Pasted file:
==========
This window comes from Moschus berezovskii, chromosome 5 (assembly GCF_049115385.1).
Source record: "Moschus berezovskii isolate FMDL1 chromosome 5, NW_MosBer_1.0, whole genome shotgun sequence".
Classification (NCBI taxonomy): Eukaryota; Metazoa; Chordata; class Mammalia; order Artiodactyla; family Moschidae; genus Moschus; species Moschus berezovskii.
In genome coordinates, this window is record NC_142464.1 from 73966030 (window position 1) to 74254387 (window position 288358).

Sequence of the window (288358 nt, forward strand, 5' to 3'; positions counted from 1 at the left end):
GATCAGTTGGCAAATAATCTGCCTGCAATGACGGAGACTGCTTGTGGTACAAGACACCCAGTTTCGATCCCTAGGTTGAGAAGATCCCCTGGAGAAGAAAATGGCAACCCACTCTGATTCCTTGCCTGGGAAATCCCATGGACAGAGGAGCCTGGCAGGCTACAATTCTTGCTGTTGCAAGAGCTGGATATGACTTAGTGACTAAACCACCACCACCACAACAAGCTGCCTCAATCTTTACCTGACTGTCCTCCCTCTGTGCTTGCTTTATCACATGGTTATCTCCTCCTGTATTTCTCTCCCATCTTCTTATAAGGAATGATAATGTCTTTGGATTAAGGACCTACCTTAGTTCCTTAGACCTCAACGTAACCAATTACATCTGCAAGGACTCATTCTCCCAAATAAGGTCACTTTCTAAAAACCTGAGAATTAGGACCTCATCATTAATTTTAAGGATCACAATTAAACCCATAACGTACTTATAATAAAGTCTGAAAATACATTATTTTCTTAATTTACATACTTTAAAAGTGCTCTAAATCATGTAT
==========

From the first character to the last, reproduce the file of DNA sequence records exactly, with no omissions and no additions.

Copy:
This window comes from Moschus berezovskii, chromosome 5 (assembly GCF_049115385.1).
Source record: "Moschus berezovskii isolate FMDL1 chromosome 5, NW_MosBer_1.0, whole genome shotgun sequence".
Classification (NCBI taxonomy): Eukaryota; Metazoa; Chordata; class Mammalia; order Artiodactyla; family Moschidae; genus Moschus; species Moschus berezovskii.
In genome coordinates, this window is record NC_142464.1 from 73966030 (window position 1) to 74254387 (window position 288358).

Sequence of the window (288358 nt, forward strand, 5' to 3'; positions counted from 1 at the left end):
GATCAGTTGGCAAATAATCTGCCTGCAATGACGGAGACTGCTTGTGGTACAAGACACCCAGTTTCGATCCCTAGGTTGAGAAGATCCCCTGGAGAAGAAAATGGCAACCCACTCTGATTCCTTGCCTGGGAAATCCCATGGACAGAGGAGCCTGGCAGGCTACAATTCTTGCTGTTGCAAGAGCTGGATATGACTTAGTGACTAAACCACCACCACCACAACAAGCTGCCTCAATCTTTACCTGACTGTCCTCCCTCTGTGCTTGCTTTATCACATGGTTATCTCCTCCTGTATTTCTCTCCCATCTTCTTATAAGGAATGATAATGTCTTTGGATTAAGGACCTACCTTAGTTCCTTAGACCTCAACGTAACCAATTACATCTGCAAGGACTCATTCTCCCAAATAAGGTCACTTTCTAAAAACCTGAGAATTAGGACCTCATCATTAATTTTAAGGATCACAATTAAACCCATAACGTACTTATAATAAAGTCTGAAAATACATTATTTTCTTAATTTACATACTTTAAAAGTGCTCTAAATCATGTAT